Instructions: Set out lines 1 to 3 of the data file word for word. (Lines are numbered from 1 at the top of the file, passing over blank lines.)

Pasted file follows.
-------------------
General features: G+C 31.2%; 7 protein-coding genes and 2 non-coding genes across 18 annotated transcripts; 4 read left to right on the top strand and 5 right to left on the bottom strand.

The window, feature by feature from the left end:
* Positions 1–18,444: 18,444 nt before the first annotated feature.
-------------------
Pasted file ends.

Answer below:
General features: G+C 31.2%; 7 protein-coding genes and 2 non-coding genes across 18 annotated transcripts; 4 read left to right on the top strand and 5 right to left on the bottom strand.

The window, feature by feature from the left end:
* Positions 1–18,444: 18,444 nt before the first annotated feature.